McDonald's (MCD -0.35%) has normally been a safe bet to beat earnings expectations. For several quarters, it has been able to do better than what analysts were expecting. But that changed this month when it released its third-quarter results and failed to beat expectations, sparking concerns that the competition may have gained an advantage over the popular fast-food chain.

It also didn't help that the earnings miss was significant, with EPS of $2.11 falling well below the $2.21 that analysts were looking for. Sales were closer, but at $5.4 billion, they also missed expectations of $5.5 billion. 

Same-store sales offer mixed results

It wasn't all bad news, however, as the company's same-store sales growth of 5.9% beat the 5.6% that was expected. Comps are especially important for a company like McDonald's that is always looking for ways to grow its top line despite dealing with a lot of saturation and heavy competition.  

A burger in the palm of someone's hand

Image source: Getty Images.

The problem is that it wasn't an improvement across the board. At home in the U.S., comps were up just 4.8%, and that fell short of the 5.2% that analysts were expecting. One of the reasons results were more challenging domestically was greater competition, with CFO Kevin Ozan stating on the earnings call that there "was some competitive pressure mid-August, probably through mid-September, that seem to lessen as we ended the quarter."

One example where McDonald's lost footing to its rivals this year was in the craze surrounding plant-based burgers. While competitors were adding meatless options to their menus, McDonald's didn't announce it would start testing its own version of the products until later in the quarter, when the company said it would try a PLT (plant, lettuce, and tomato) burger in Canada.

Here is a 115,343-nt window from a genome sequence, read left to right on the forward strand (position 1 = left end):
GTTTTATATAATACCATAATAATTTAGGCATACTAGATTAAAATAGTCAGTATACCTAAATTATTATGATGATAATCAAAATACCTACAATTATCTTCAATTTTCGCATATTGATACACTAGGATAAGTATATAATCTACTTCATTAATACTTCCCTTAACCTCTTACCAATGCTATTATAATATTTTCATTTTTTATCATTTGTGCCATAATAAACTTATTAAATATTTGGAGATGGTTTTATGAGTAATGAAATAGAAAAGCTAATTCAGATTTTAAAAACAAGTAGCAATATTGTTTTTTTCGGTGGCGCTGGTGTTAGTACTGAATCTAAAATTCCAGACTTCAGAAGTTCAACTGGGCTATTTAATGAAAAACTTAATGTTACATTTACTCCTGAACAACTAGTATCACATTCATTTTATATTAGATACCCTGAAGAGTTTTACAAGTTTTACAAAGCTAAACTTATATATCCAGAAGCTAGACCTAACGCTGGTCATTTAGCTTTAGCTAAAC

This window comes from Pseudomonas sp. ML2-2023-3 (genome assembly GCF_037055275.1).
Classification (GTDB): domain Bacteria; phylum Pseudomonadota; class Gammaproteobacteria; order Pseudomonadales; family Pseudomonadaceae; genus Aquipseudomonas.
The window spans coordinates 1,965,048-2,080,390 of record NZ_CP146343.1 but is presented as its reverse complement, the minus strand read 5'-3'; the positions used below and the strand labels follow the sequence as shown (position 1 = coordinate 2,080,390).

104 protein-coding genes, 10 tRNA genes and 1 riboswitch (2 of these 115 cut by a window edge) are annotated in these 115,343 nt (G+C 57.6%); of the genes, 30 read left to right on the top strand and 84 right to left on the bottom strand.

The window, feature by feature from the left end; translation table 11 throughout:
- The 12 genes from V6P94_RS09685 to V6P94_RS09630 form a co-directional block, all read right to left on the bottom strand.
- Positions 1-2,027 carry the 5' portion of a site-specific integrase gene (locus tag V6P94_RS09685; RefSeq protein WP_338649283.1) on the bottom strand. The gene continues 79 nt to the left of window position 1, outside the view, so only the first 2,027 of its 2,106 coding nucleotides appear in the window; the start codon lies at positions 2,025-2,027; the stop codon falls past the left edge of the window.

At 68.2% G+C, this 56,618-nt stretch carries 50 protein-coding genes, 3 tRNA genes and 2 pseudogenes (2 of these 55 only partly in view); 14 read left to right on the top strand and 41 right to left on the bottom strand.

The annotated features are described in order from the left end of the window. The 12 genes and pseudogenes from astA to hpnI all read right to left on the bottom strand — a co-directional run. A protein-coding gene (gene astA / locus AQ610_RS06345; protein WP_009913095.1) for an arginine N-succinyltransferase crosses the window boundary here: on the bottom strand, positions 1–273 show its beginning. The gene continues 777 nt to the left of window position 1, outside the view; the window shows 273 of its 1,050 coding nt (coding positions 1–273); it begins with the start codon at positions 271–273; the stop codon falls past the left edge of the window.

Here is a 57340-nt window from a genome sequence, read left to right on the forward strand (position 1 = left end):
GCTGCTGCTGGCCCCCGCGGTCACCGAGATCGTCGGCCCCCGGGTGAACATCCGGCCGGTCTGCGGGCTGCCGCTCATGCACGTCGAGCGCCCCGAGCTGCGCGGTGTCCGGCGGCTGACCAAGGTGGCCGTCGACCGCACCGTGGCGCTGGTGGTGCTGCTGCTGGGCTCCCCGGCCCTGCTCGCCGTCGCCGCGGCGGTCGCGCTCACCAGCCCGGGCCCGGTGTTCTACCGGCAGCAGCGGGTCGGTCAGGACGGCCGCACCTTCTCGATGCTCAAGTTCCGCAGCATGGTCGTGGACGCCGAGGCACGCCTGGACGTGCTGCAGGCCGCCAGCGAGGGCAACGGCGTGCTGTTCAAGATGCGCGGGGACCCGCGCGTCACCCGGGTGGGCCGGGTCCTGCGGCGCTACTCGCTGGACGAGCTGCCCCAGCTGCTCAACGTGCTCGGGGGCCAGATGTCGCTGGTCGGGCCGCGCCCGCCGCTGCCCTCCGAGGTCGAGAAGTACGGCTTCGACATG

If it launches the plant-based product in the U.S., it could re-energize the restaurant and help improve its comps. But at this stage, it's still a question of if and when. With a lot of consumer demand for these types of products, McDonald's may need to have one in the U.S. market sooner rather than later if it wants to avoid another less-than-stellar performance.

Should investors be concerned?

Although McDonald's fell short of expectations, this may be too early for investors to start selling shares -- at least for now. It underperformed during a three-month period, but it's more than capable of recovering. Whether by adjusting menu items or adding new promotions, McDonald's has been an adaptable company as tastes change, and depending on which part of the world a given restaurant is in.

The company still posted a strong profit, which was down a modest 2% from a year ago, and there aren't any glaring concerns that suggest that its business is broken. The quarter may prove to be nothing more than a minor setback, and I wouldn't suggest jumping ship until there are multiple periods where McDonald's has underperformed. 

However, there are certainly risks ahead, especially with Wendy's  (WEN -0.42%) looking to launch a breakfast menu early next year, which will make things even more competitive. It'll be a big test for McDonald's to see whether it will be able to rise to the challenge or if it'll lead to more disappointing results.

As for the stock, it's certainly a bit pricey, trading at a P/E of more than 25, which is high given the questions surrounding its growth. If you're holding the stock, I'd certainly hang in there for now, especially if you're a dividend investor. But I wouldn't buy shares unless the stock dips further in price and becomes a better value buy.